understand how they reached the socio and economic positions they are in today.” At the reunion, Jim Love of Mount Holly, North Carolina, the only white master descendant to attend, talked about his pioneering textile family and the recent loss of buildings the slave brothers may have worked on. He welcomes the chance to share these stories. But he’s also eager to hear from the African-American Loves. “We can learn from each other,” he said. “We made history together.” From a story by Joe DePriest in the Charlotte Observer, Charlotte, North Carolina
Restoration of East Texas landmark
Jenkins, Texas, landmark is being restored for historic preservation by fourth- and fifth-generation descendants of Republic of Texas settlers John Wingate Truitt and Elizabeth J. Robinson Truitt. The Truitts, with six of their children, migrated to Jenkins in 1840, from Alabama and Tennessee. They selected a home site on a knoll and built a “dogtrot” log cabin similar to those they had in rural Tennessee. The cabin had two eighteen foot square rooms, one with a sleeping loft above, separated by a twelve foot-wide dogtrot hallway, with deep porches stretching the full length of the cabin front and back. A decade ago, the Truitt Cousins Reunion Association bought the cabin, with sixty percent of the original structure still intact and in useable condition. Since then, the John Wingate Truitt Log Cabin Restoration and Preservation Association, with over 2,000 identified descendants of J.W. and E.J. Truitt, sought restoration guidance from the Texas Historical Commission in Austin and began raising restoration funds through grants and annual Truitt Cousins’ Reunions. The Texas Historical Commission designated the John Wingate Truitt Log Cabin Site a State Archeological Landmark. Over $60,000 has been spent on the restoration, and another $20,000 is needed to provide the rock masonry chimneys, water connections, security system and period furnishings.
The Truitt Association wants this piece of Texas archeological history to accurately reflect rural life in Northeast Texas during the period when Texas was a Republic. They also want it to benefit future generations of students and historians, and to open the Truitt Log Home for tours and planned visits. From an article in the Gilmer Mirror, Gilmer, Texas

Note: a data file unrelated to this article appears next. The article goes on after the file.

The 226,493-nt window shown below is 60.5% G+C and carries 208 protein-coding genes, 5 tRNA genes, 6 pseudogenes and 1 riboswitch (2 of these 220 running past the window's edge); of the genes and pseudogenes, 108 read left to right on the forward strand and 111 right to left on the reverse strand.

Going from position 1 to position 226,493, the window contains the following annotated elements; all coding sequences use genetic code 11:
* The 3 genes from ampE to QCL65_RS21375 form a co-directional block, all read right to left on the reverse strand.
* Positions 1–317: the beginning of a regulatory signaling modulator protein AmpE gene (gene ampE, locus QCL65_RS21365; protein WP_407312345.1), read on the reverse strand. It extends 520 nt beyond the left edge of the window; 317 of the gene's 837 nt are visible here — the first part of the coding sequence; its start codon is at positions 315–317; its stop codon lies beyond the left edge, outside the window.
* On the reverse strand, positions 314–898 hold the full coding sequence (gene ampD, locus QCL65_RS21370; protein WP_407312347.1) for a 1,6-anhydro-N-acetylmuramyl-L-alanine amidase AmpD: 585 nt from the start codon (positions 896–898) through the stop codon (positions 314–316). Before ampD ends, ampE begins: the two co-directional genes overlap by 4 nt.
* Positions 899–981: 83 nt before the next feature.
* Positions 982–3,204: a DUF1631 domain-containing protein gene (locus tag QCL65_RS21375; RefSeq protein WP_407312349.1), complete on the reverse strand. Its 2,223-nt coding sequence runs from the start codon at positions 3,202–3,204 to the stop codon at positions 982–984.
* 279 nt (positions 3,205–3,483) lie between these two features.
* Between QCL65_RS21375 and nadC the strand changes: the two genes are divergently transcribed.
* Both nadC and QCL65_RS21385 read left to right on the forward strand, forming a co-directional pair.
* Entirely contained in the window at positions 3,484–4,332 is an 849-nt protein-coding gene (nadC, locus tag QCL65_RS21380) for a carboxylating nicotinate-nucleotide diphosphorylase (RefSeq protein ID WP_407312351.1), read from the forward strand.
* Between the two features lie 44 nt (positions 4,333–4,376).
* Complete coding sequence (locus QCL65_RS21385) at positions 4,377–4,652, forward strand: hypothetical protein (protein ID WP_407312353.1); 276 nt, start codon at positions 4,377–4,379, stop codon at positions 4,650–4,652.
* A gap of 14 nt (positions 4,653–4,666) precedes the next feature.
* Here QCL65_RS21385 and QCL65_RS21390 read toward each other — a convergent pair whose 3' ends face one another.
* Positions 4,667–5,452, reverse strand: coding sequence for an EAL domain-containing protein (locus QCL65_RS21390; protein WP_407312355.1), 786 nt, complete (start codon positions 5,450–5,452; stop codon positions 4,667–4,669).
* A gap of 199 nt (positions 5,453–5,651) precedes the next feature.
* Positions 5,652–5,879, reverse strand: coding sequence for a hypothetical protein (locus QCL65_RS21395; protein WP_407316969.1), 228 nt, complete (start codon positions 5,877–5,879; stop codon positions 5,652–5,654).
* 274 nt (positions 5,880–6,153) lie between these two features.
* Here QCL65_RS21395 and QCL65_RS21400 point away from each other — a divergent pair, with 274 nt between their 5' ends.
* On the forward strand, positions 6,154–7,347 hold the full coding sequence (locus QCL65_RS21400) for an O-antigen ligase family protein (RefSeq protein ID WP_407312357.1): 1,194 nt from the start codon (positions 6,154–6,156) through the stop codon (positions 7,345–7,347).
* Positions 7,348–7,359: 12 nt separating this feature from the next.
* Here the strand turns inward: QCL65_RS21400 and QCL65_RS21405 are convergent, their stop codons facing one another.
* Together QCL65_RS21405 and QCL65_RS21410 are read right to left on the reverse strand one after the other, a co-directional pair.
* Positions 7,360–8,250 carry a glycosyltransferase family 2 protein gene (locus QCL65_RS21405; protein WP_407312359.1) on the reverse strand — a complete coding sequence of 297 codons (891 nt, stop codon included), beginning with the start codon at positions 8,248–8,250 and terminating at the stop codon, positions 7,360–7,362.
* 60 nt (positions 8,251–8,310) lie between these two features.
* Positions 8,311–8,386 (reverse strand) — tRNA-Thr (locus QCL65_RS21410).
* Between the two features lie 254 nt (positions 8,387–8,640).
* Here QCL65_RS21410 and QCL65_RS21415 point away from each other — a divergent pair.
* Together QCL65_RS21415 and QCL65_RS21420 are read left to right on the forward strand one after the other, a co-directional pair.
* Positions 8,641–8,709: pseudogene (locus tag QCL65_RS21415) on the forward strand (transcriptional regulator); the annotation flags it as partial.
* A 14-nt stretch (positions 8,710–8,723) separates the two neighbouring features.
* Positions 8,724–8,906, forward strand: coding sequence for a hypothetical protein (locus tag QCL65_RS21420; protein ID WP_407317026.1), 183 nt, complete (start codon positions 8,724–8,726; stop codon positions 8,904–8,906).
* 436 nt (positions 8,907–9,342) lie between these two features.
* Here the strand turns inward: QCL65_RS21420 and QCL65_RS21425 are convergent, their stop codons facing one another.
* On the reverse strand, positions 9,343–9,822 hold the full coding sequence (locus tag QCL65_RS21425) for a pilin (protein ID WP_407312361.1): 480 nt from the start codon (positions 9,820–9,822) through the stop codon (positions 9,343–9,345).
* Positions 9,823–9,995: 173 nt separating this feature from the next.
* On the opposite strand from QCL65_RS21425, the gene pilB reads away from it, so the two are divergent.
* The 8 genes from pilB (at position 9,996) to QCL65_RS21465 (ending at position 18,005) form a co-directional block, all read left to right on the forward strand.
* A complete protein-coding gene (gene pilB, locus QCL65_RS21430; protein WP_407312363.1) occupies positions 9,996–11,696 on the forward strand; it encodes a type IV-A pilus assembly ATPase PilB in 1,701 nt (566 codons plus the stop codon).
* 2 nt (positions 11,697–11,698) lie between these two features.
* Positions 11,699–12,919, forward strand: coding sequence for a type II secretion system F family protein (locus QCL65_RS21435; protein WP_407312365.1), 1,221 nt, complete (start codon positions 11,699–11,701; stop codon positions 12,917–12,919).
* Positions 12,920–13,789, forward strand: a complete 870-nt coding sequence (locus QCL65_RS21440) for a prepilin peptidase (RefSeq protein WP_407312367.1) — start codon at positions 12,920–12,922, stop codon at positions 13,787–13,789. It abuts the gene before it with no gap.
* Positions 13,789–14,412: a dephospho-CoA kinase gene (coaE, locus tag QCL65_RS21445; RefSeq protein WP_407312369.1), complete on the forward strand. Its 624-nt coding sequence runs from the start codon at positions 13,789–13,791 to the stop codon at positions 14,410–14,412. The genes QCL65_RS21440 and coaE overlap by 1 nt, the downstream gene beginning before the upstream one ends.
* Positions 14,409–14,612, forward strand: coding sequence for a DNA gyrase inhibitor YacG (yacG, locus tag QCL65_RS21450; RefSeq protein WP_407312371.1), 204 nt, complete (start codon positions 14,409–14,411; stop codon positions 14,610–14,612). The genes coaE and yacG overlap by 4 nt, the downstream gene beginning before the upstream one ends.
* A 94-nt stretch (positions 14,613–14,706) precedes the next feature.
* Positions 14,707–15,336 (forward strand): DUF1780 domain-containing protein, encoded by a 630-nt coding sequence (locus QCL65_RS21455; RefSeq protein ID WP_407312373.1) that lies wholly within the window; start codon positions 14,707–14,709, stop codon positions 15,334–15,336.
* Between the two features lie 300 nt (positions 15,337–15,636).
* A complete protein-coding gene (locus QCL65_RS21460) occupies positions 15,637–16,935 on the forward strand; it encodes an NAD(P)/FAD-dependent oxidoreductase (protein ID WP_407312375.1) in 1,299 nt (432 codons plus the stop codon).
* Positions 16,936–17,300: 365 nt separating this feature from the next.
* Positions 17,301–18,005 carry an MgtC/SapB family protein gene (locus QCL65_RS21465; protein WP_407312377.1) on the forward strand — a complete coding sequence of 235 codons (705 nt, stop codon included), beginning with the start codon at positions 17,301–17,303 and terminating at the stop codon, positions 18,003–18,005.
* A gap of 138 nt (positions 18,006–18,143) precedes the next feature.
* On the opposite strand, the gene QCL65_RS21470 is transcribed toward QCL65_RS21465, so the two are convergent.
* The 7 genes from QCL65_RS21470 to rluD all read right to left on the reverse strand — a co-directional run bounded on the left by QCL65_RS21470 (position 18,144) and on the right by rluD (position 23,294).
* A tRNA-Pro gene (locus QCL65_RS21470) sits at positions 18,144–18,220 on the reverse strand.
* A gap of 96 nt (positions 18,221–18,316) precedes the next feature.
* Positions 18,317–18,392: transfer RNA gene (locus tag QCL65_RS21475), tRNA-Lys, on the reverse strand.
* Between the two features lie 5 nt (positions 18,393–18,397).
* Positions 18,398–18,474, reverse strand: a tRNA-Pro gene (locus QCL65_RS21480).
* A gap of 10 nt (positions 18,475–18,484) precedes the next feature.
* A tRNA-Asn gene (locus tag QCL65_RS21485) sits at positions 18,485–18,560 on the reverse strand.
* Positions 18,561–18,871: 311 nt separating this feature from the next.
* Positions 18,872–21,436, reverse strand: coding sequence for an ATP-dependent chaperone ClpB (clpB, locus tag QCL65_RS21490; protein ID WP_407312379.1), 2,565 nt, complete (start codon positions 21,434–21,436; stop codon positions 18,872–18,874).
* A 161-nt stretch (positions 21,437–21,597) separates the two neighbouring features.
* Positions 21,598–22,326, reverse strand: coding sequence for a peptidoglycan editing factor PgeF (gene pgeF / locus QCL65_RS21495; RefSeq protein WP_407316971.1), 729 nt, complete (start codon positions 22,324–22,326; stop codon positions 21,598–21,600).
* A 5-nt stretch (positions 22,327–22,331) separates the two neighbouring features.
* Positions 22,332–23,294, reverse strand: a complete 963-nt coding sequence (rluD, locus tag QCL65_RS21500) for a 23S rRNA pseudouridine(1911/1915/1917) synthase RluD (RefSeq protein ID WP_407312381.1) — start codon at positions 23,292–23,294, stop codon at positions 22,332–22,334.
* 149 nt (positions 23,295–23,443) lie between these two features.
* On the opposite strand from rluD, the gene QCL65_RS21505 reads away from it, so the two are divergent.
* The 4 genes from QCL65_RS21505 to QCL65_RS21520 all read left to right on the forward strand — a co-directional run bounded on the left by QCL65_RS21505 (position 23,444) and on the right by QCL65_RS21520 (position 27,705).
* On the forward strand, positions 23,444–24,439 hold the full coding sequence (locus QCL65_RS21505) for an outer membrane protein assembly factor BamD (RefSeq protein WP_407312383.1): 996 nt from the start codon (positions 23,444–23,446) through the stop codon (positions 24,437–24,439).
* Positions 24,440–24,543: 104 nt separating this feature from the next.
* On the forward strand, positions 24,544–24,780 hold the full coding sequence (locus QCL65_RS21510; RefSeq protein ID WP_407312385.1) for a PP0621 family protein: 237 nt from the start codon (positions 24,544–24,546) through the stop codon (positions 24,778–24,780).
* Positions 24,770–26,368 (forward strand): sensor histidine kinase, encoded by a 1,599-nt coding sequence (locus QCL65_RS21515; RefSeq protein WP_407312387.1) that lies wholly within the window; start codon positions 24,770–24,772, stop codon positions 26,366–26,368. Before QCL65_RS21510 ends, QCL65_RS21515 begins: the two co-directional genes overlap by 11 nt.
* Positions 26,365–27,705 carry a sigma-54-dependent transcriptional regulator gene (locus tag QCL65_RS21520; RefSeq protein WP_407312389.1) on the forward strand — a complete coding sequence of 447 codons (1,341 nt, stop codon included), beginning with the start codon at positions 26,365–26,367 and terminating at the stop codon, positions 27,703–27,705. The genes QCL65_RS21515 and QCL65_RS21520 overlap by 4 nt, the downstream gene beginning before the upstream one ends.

Family heirlooms turn reunion into a living history lesson
enerations grew up hearing stories of life on Senobio and Cecilia Diaz’s farm in Buena Vista Township, Michigan. The Diaz family’s annual reunion featured a collection of more than 100 heirlooms, most with a story to tell to a family now grown to more than 900. Included were the metate that the diminutive matriarch had used to grind corn for the family’s tortillas, and the 75-year-old kerosene lampara which Senobio lit each night so his ten children could practice reading and writing in Spanish and English. As Metate
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migrant workers moving to Saginaw in 1927, “they really pushed education.” Part of the family exhibit is a suitcase that Senobio and Cecilia’s son Jose Diaz always carried, filled with newspaper clippings of historical events, such as President John F. Kennedy’s assassination. Many of the children were very interested in what was on display. The little ones will learn from family. From a story by Sue White in the Bay City Times, Bay City, Michigan
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Most of these events are sponsored and presented by convention and visitors bureaus. Most take place on Saturdays unless noted and, for the most part, are for people planning reunions in their area. All prefer or require advance reservations and are free or at nominal cost. For information about new events – added online, as soon as we learn about them – visit reunionsmag.com and click on workshops, conferences and seminars. Alliance of Military Reunions
Cobb County, Georgia
Contact Skip Sander, 412-367-1376 | MilitaryReunions@aol.com AllMilitaryReunions.org
Contact Melissa Legaux, 800-451-3480 | email@example.com
October 2014 Roger Dudley, 614-222-6136, 800-354-2657
Contact April Cochran, 678-297-2811 firstname.lastname@example.org
Dekalb County, Georgia
Contact Athens CVB, 706-357-4430.
November 16, 2013 Contact Carol Murray, 800-999-6055
Contact Jennifer Ollinger, 888-225-5389 | email@example.com
Contact Chantel Ross-Francois, 404-521-6647 firstname.lastname@example.org
March 15, 2014 Contact Randi Miles, 678-715-6069 | email@example.com
Baltimore CVB, 410-244-8861
Contact Andy Williams, 678-244-9804 AndyW@CVBDunwoody.com Durham, North Carolina
January 2014 Contact Arie Bobbitt, 919-680-8311 | firstname.lastname@example.org Estes Park, Colorado, YMCA of the Rockies
November 1-3, 2013 Family Reunion University Contact Laura Field at 970-586-4444 x 6062 Birningham 2013
Greater Birmingham, Alabama
Contact Tara Walton, CTIS, 205-458-8000, ext 206 | twalton@ birminghamal.org Branson, Missouri
Contact Julie Peters, 417-334-4084 | email@example.com | www.explorebranson.com Cabarrus County, North Carolina
Contact Carrie Hendrickson, 704-456-7969 Carrie@visitcabarrus.com | visitcabarrus.com
Fairfax County, Virginia